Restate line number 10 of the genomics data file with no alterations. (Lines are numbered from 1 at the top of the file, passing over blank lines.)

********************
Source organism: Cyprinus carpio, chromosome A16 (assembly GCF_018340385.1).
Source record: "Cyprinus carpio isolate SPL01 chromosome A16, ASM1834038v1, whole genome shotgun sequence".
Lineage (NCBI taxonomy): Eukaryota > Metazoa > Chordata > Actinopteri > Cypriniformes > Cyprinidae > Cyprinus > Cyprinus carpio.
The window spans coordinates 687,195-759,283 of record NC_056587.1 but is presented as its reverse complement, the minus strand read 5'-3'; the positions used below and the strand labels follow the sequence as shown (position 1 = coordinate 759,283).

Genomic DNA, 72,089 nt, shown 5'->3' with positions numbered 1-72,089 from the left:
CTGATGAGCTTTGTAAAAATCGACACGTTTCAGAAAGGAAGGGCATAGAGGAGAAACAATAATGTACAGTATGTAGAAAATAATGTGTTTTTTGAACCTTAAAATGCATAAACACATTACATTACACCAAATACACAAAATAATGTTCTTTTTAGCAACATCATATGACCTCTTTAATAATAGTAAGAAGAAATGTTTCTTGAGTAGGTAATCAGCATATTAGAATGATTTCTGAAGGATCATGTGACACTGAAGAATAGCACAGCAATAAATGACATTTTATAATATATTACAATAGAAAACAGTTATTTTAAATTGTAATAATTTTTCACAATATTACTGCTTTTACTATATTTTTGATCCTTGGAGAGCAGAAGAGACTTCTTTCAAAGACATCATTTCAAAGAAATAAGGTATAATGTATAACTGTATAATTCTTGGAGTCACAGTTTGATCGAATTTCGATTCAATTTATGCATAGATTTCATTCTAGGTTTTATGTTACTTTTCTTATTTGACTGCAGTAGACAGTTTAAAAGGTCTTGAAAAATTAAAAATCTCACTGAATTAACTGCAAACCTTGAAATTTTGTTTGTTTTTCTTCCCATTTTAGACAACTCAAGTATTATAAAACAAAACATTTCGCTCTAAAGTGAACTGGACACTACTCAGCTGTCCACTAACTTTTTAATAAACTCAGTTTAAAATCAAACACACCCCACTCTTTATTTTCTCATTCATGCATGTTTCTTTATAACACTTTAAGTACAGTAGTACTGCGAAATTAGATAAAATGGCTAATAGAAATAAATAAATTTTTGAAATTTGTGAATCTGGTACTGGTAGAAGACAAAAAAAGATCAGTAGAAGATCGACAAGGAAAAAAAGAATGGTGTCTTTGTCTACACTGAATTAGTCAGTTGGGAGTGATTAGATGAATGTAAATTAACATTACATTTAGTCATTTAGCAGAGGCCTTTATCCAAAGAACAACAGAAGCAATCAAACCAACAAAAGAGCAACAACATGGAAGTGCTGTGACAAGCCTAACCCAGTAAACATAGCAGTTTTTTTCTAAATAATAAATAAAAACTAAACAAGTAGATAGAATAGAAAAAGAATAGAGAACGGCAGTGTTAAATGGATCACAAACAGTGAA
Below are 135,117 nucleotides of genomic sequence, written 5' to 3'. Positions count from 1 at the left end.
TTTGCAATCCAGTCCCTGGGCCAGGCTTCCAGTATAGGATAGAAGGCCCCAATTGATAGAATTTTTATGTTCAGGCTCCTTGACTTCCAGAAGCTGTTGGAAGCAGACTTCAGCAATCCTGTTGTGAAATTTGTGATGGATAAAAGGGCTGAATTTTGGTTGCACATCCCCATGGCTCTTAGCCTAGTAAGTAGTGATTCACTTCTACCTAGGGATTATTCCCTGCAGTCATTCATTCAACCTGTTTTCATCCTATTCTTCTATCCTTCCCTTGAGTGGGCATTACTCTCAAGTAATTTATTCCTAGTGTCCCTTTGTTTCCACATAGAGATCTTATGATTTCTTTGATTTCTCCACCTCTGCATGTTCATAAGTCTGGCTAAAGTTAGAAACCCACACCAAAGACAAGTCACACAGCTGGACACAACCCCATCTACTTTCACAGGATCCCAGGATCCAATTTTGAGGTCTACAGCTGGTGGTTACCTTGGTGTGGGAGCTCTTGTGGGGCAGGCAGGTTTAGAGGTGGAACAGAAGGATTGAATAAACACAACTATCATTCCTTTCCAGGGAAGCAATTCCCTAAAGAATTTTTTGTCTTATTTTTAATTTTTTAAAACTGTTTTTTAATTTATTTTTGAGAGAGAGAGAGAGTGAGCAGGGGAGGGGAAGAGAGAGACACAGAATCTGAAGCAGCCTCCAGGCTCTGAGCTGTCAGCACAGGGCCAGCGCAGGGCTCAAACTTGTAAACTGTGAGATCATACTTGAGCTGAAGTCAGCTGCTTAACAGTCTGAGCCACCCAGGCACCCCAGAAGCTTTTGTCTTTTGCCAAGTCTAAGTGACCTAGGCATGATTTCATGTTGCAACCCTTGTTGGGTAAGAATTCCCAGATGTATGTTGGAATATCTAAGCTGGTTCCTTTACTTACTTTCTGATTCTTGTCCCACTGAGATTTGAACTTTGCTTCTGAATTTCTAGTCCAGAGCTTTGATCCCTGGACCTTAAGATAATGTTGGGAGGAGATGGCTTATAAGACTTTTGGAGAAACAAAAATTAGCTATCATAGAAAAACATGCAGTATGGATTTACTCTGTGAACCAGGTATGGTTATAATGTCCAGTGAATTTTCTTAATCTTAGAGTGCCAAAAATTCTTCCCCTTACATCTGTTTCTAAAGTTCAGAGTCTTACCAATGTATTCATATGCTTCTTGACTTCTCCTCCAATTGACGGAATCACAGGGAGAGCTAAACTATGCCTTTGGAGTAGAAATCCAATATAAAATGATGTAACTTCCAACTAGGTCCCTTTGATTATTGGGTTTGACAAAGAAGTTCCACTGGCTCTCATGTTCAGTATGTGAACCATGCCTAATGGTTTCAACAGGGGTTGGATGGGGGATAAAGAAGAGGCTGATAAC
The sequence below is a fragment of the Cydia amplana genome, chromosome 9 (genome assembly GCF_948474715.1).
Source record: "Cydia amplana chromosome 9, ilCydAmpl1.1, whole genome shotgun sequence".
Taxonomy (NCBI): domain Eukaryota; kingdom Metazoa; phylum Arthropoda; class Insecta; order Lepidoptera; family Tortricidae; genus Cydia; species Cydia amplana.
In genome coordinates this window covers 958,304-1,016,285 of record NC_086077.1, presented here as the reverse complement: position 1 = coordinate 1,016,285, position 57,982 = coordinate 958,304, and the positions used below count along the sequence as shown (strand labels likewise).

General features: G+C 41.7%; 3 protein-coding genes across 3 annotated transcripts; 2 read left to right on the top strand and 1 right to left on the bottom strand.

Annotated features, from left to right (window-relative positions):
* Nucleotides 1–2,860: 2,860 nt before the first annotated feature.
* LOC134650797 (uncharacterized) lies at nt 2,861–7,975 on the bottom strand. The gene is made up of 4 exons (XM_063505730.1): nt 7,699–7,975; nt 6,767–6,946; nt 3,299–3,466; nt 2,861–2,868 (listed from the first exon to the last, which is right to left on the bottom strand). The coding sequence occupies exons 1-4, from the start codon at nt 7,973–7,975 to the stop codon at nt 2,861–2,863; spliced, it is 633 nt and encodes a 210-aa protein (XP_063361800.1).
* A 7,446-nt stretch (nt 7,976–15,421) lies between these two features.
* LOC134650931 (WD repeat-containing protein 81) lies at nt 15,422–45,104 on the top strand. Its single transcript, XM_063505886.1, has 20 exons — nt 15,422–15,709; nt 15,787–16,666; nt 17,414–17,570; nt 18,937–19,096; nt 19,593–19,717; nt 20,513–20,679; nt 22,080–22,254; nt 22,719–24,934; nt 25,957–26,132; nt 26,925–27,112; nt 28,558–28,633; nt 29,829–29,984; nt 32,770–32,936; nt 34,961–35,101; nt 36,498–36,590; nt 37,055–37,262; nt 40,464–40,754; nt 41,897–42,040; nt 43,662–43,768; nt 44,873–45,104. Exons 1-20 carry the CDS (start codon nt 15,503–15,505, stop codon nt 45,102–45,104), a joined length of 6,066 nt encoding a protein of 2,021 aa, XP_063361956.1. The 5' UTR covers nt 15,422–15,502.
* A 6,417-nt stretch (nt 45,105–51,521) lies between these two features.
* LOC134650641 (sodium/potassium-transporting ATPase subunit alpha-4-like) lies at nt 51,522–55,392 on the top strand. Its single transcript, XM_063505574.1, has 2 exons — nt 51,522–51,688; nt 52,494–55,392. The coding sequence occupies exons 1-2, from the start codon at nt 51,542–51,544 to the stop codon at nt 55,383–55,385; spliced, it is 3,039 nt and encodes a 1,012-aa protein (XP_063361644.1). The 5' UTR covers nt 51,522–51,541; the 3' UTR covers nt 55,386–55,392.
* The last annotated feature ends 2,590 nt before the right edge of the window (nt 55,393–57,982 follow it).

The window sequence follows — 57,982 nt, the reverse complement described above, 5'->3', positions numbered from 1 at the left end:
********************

Source record: "Cydia amplana chromosome 9, ilCydAmpl1.1, whole genome shotgun sequence".